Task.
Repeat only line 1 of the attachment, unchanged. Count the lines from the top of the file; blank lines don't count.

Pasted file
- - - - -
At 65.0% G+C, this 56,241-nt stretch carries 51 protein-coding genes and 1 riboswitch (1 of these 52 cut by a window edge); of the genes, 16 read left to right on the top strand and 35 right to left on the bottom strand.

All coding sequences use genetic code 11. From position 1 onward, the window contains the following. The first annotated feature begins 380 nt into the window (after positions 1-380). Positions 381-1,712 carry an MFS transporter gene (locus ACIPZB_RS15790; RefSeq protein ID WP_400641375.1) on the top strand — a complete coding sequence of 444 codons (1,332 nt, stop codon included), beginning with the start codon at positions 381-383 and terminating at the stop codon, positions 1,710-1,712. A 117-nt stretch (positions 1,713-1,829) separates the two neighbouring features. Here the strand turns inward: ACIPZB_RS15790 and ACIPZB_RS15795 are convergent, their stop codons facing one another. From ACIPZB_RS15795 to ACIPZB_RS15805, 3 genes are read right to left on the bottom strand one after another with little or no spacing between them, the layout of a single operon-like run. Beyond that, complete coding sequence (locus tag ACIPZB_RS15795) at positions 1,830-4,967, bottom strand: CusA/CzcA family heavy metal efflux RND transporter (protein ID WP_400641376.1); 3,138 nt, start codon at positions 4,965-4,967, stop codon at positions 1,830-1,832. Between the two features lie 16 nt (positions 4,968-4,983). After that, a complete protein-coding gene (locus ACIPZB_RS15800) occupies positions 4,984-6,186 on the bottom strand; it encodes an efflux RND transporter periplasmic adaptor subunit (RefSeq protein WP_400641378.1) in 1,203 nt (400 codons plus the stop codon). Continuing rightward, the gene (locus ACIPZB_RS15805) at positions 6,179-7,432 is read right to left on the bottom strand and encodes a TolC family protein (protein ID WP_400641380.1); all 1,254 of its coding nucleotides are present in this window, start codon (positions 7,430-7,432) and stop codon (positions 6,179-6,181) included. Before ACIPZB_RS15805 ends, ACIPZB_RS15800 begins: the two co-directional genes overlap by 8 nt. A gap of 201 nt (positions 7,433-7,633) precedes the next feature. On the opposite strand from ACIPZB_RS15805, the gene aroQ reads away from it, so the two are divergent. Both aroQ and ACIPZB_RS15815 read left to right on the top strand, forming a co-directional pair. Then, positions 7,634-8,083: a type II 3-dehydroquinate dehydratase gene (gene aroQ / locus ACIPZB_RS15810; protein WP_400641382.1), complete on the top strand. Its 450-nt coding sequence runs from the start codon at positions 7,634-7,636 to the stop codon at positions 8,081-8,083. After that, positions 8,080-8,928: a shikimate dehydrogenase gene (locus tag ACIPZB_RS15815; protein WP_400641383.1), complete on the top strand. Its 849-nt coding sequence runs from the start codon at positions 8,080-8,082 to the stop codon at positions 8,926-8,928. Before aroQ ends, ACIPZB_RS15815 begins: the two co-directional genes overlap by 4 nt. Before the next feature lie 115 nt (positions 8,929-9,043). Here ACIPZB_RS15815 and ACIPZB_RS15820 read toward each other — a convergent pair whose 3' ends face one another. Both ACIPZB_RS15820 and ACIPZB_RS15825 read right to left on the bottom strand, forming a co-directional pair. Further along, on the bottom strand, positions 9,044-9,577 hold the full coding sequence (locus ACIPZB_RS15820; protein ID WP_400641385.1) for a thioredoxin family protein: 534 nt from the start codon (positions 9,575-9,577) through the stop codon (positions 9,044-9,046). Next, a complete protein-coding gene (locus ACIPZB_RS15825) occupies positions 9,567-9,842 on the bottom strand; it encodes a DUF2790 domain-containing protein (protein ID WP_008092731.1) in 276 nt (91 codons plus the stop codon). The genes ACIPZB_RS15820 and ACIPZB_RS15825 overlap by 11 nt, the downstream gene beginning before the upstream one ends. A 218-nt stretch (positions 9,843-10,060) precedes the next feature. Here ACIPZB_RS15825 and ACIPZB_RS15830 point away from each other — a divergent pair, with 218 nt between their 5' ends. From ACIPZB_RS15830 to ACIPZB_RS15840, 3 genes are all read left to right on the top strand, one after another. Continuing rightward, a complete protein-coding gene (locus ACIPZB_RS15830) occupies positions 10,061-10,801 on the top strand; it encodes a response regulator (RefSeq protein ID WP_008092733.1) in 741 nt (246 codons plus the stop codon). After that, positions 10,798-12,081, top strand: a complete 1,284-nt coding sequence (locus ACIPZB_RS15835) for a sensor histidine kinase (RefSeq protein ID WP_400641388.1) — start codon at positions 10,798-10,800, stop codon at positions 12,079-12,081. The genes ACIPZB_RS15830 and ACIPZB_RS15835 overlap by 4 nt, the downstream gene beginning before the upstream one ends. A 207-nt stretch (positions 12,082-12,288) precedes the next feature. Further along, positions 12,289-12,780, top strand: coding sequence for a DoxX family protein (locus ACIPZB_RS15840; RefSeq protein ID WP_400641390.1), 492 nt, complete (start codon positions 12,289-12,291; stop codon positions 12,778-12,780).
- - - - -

At 65.0% G+C, this 56,241-nt stretch carries 51 protein-coding genes and 1 riboswitch (1 of these 52 cut by a window edge); of the genes, 16 read left to right on the top strand and 35 right to left on the bottom strand.